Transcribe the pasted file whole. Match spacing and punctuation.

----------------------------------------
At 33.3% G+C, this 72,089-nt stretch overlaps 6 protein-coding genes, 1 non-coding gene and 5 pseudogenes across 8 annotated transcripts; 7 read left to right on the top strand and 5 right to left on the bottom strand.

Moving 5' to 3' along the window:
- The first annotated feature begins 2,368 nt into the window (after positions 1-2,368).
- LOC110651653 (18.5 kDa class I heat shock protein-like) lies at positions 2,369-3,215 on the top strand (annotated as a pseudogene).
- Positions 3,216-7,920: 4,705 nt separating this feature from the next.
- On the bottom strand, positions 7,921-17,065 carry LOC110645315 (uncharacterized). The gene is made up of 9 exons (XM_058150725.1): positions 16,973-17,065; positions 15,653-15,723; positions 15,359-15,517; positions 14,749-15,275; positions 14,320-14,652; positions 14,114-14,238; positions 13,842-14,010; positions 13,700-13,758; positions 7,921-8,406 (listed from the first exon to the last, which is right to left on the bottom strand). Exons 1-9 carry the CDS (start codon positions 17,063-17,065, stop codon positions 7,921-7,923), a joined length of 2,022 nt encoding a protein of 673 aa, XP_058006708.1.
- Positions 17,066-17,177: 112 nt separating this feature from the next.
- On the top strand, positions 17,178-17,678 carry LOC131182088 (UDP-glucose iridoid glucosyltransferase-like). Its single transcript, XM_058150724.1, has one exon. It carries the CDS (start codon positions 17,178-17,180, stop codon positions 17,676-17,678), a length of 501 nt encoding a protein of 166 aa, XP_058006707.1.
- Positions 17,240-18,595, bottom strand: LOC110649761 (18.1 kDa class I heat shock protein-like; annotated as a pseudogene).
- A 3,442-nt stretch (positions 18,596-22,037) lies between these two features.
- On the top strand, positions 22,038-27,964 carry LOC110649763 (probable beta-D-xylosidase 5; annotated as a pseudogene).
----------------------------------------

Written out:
At 33.3% G+C, this 72,089-nt stretch overlaps 6 protein-coding genes, 1 non-coding gene and 5 pseudogenes across 8 annotated transcripts; 7 read left to right on the top strand and 5 right to left on the bottom strand.

Moving 5' to 3' along the window:
- The first annotated feature begins 2,368 nt into the window (after positions 1-2,368).
- LOC110651653 (18.5 kDa class I heat shock protein-like) lies at positions 2,369-3,215 on the top strand (annotated as a pseudogene).
- Positions 3,216-7,920: 4,705 nt separating this feature from the next.
- On the bottom strand, positions 7,921-17,065 carry LOC110645315 (uncharacterized). The gene is made up of 9 exons (XM_058150725.1): positions 16,973-17,065; positions 15,653-15,723; positions 15,359-15,517; positions 14,749-15,275; positions 14,320-14,652; positions 14,114-14,238; positions 13,842-14,010; positions 13,700-13,758; positions 7,921-8,406 (listed from the first exon to the last, which is right to left on the bottom strand). Exons 1-9 carry the CDS (start codon positions 17,063-17,065, stop codon positions 7,921-7,923), a joined length of 2,022 nt encoding a protein of 673 aa, XP_058006708.1.
- Positions 17,066-17,177: 112 nt separating this feature from the next.
- On the top strand, positions 17,178-17,678 carry LOC131182088 (UDP-glucose iridoid glucosyltransferase-like). Its single transcript, XM_058150724.1, has one exon. It carries the CDS (start codon positions 17,178-17,180, stop codon positions 17,676-17,678), a length of 501 nt encoding a protein of 166 aa, XP_058006707.1.
- Positions 17,240-18,595, bottom strand: LOC110649761 (18.1 kDa class I heat shock protein-like; annotated as a pseudogene).
- A 3,442-nt stretch (positions 18,596-22,037) lies between these two features.
- On the top strand, positions 22,038-27,964 carry LOC110649763 (probable beta-D-xylosidase 5; annotated as a pseudogene).